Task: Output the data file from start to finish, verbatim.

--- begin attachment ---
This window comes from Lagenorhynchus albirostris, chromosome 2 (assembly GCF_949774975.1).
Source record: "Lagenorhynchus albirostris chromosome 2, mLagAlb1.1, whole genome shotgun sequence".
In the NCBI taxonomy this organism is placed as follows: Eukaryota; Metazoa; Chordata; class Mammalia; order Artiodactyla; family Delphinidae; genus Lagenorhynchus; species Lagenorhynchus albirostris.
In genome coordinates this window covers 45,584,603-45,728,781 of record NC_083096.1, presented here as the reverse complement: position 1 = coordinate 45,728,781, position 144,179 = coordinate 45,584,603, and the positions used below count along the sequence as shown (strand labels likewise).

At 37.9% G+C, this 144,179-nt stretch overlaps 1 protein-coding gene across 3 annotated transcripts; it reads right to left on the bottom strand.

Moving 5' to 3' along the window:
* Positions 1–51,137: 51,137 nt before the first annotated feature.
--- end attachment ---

This window comes from Lagenorhynchus albirostris, chromosome 2 (assembly GCF_949774975.1).
Source record: "Lagenorhynchus albirostris chromosome 2, mLagAlb1.1, whole genome shotgun sequence".
In the NCBI taxonomy this organism is placed as follows: Eukaryota; Metazoa; Chordata; class Mammalia; order Artiodactyla; family Delphinidae; genus Lagenorhynchus; species Lagenorhynchus albirostris.
In genome coordinates this window covers 45,584,603-45,728,781 of record NC_083096.1, presented here as the reverse complement: position 1 = coordinate 45,728,781, position 144,179 = coordinate 45,584,603, and the positions used below count along the sequence as shown (strand labels likewise).

At 37.9% G+C, this 144,179-nt stretch overlaps 1 protein-coding gene across 3 annotated transcripts; it reads right to left on the bottom strand.

Moving 5' to 3' along the window:
* Positions 1–51,137: 51,137 nt before the first annotated feature.